Wearing a mask puts your community above your own needs. It’s natural that this became a common practice in East Asia because family and community are so important there. For people in the US, the emphasis seems to be on personal liberty and freedom. This is a striking difference in many ways (again, a topic for another post), but during this pandemic we Americans need to learn from the Asians. The only way for the pandemic to ease, for infections and deaths to go down, is if we take care of one another. Wearing masks and social distancing are the two easiest ways to do that. Simply wearing a mask sends a signal that you care about the people around you.

In the early days of the pandemic there were many messages going around that masks don’t protect you from the virus. If you look at the data, that’s probably a true statement. Cloth masks are not a completely effective defense against airborne viruses. What a simple cloth mask will do with great efficiency is stop you from spreading disease.

We can beat this together. We just need to put our community first, our neighbors first, our family first. It’s the only and best way to break through this pandemic. We can do it. And we’ll come out stronger on the other side if we do.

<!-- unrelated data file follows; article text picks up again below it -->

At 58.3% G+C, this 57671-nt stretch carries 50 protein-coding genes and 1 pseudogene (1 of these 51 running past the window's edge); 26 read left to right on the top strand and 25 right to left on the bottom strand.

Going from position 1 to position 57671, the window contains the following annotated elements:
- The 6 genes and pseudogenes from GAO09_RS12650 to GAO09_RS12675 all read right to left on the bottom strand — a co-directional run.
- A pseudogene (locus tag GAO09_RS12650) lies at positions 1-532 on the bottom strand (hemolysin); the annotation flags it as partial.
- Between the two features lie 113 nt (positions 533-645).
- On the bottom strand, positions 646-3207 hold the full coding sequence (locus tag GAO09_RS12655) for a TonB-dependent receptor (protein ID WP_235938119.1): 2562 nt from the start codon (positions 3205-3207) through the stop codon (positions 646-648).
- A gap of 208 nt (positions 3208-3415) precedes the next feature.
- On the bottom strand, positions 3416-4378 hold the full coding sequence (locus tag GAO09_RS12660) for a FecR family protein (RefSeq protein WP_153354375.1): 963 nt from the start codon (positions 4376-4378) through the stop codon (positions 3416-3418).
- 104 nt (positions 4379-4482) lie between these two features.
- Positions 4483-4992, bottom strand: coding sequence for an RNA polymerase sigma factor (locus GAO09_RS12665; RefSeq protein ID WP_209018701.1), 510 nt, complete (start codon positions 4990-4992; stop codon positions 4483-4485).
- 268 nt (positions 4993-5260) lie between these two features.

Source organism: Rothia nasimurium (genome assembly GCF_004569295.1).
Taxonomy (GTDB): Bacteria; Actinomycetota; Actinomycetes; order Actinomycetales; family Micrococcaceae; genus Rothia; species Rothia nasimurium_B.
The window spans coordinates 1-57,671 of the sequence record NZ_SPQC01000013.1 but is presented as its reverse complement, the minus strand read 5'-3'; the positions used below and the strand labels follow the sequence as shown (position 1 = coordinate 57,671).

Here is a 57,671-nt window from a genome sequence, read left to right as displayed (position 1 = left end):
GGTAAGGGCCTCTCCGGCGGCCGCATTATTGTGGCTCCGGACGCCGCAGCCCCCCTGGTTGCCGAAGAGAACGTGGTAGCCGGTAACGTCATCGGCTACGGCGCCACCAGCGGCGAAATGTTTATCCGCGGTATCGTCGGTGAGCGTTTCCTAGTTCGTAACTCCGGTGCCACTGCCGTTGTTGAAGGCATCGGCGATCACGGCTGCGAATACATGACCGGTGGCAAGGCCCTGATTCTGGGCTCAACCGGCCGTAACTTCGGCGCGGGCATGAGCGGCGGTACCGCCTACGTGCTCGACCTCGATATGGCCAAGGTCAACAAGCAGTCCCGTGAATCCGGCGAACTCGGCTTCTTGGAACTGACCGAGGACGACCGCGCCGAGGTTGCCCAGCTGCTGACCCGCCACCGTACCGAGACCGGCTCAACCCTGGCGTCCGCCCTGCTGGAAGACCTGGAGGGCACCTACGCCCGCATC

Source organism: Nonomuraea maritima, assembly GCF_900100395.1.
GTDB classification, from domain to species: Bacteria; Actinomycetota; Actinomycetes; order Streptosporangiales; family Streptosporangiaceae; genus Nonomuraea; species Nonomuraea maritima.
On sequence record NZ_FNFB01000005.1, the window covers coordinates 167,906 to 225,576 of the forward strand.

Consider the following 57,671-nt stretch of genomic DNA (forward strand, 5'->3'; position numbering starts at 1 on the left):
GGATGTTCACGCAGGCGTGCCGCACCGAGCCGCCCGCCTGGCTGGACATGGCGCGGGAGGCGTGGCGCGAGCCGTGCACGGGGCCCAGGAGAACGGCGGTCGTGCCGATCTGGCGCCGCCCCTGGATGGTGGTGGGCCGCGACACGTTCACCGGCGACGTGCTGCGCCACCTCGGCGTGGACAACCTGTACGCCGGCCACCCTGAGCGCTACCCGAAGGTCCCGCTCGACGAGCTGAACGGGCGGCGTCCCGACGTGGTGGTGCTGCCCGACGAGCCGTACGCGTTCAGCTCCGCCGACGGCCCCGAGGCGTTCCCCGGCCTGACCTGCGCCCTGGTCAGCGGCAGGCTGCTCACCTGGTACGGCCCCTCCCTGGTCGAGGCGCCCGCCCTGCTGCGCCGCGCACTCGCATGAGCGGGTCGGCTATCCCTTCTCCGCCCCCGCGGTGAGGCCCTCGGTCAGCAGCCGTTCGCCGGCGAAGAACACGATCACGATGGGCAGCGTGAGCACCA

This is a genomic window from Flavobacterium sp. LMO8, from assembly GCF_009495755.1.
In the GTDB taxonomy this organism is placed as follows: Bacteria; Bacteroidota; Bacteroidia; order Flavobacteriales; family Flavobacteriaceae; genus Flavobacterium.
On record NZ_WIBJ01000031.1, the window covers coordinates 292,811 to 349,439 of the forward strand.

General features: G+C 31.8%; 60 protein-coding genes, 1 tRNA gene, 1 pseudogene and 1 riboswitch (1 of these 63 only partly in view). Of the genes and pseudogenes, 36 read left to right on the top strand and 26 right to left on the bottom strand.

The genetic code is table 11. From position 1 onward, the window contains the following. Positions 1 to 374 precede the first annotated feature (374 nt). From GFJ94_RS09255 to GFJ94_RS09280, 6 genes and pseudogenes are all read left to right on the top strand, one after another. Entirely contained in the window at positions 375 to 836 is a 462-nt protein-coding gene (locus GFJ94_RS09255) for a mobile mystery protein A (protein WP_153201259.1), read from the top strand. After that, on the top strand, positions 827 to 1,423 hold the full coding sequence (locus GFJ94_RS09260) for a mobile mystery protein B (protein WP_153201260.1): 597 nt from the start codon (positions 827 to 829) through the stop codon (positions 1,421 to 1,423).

A Poem called Pandemic and other thoughts

I haven’t written much this month. With everything going on in the world, taking the time to write a post each day seemed almost self absorbed. I wanted to keep my family close and focus on helping them and others in my community. This week I’ve started to feel that our new, stay-at-home normal has reached the point of equilibrium and I have some mental space to start writing again.

What I have been doing a lot this month is reading. Sites like Brain PickingsRaptitudeBarking up the Wrong Tree, and Farnam Street have helped a lot. I hope something of what I write helps others in the way these writers (and many others) have helped me.

Steven Pressfield shared this excellent poem by Lynn Ungar. It’s so good I want to pass it along to you. I hope during this time of disruption we can find positive change as we reach out to each other with our hearts.


What if you thought of it
as the Jews consider the Sabbath—
the most sacred of times?
Cease from travel.
Cease from buying and selling.
Give up, just for now,
on trying to make the world
different than it is.
Sing. Pray. Touch only those
to whom you commit your life.
Center down.

And when your body has become still,
reach out with your heart.
Know that we are connected
in ways that are terrifying and beautiful.
(You could hardly deny it now.)
Know that our lives
are in one another’s hands.
(Surely, that has come clear.)
Do not reach out your hands.
Reach out your heart.
Reach out your words.
Reach out all the tendrils
of compassion that move, invisibly,
where we cannot touch.

Promise this world your love–
for better or for worse,
in sickness and in health,
so long as we all shall live.

–Lynn Ungar 3/11/20

Chris Shephard put together a beautiful virtual choir version of the poem with music by Martin Sedek.